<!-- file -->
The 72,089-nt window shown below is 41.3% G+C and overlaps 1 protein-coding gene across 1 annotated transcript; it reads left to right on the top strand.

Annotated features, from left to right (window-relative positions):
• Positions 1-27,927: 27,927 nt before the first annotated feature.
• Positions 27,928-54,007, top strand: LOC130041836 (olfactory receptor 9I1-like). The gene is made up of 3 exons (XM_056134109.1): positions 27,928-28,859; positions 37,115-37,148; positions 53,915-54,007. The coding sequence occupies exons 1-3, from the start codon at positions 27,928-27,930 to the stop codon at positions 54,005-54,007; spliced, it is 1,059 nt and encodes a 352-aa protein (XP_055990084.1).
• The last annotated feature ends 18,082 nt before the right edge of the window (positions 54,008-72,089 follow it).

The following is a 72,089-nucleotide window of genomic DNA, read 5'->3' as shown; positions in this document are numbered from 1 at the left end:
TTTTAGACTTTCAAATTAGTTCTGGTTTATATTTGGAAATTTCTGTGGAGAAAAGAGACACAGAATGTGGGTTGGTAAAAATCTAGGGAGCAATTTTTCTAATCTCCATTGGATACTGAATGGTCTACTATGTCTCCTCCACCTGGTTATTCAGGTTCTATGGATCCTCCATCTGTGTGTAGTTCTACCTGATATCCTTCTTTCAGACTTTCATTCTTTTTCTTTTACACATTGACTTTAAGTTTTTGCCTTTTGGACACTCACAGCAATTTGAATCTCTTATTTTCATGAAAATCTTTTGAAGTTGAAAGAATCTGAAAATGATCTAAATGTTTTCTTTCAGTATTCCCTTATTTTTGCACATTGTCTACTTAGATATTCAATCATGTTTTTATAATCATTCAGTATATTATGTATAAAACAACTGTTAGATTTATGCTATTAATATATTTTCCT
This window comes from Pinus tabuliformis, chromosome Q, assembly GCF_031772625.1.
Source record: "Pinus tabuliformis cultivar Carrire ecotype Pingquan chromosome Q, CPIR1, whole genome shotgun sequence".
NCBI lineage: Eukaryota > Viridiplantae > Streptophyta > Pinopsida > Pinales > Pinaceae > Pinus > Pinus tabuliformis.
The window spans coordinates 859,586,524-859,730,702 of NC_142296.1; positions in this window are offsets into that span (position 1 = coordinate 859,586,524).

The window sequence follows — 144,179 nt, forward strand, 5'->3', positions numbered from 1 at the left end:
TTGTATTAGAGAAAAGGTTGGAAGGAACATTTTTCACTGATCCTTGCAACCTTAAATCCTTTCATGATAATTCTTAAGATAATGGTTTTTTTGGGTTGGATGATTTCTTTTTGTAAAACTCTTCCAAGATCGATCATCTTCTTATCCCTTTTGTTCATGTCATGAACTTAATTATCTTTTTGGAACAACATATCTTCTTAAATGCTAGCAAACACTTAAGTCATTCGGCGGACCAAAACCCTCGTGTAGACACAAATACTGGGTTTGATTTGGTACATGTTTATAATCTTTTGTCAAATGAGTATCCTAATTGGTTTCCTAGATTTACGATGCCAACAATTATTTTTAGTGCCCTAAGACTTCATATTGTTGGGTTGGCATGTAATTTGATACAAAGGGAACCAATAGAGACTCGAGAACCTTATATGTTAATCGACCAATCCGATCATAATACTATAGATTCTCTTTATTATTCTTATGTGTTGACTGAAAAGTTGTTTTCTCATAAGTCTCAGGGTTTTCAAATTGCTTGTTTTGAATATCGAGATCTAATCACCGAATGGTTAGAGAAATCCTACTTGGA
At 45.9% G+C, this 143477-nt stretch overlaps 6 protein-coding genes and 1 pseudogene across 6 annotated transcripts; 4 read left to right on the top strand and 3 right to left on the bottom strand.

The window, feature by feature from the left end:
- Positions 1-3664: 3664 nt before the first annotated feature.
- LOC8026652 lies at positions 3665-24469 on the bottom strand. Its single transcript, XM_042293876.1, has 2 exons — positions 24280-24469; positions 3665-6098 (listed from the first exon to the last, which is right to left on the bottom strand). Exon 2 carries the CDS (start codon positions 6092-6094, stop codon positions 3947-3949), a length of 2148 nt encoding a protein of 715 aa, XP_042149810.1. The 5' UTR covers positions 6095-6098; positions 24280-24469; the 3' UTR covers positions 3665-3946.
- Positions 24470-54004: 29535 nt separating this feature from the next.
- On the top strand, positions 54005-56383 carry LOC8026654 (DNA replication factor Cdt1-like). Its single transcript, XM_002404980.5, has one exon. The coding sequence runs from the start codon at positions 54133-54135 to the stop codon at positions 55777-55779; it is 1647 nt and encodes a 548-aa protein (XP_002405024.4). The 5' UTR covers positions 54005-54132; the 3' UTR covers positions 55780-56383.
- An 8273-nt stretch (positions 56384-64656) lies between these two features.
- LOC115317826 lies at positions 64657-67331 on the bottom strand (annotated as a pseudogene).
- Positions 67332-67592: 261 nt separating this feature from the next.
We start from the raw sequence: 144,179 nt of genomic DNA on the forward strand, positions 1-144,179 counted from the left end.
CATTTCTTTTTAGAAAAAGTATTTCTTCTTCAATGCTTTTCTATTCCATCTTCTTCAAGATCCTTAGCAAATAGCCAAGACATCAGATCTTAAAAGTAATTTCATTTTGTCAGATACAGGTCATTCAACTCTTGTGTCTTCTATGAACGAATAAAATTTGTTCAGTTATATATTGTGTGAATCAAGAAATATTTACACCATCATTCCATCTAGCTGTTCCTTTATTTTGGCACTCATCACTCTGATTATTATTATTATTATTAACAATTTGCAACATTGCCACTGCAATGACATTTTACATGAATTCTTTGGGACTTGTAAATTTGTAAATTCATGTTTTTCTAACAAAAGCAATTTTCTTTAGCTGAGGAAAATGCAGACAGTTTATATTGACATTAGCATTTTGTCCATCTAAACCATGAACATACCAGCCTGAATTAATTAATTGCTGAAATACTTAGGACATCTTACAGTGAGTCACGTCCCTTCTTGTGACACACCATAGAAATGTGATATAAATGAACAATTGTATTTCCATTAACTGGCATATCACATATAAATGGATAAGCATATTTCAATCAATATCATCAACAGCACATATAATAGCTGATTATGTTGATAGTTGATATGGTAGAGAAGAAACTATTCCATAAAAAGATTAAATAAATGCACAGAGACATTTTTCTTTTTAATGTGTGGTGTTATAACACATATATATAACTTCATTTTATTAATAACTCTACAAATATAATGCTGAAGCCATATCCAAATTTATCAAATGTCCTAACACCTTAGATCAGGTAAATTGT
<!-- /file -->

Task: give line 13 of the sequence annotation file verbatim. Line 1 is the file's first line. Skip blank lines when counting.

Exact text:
TTGTATTAGAGAAAAGGTTGGAAGGAACATTTTTCACTGATCCTTGCAACCTTAAATCCTTTCATGATAATTCTTAAGATAATGGTTTTTTTGGGTTGGATGATTTCTTTTTGTAAAACTCTTCCAAGATCGATCATCTTCTTATCCCTTTTGTTCATGTCATGAACTTAATTATCTTTTTGGAACAACATATCTTCTTAAATGCTAGCAAACACTTAAGTCATTCGGCGGACCAAAACCCTCGTGTAGACACAAATACTGGGTTTGATTTGGTACATGTTTATAATCTTTTGTCAAATGAGTATCCTAATTGGTTTCCTAGATTTACGATGCCAACAATTATTTTTAGTGCCCTAAGACTTCATATTGTTGGGTTGGCATGTAATTTGATACAAAGGGAACCAATAGAGACTCGAGAACCTTATATGTTAATCGACCAATCCGATCATAATACTATAGATTCTCTTTATTATTCTTATGTGTTGACTGAAAAGTTGTTTTCTCATAAGTCTCAGGGTTTTCAAATTGCTTGTTTTGAATATCGAGATCTAATCACCGAATGGTTAGAGAAATCCTACTTGGA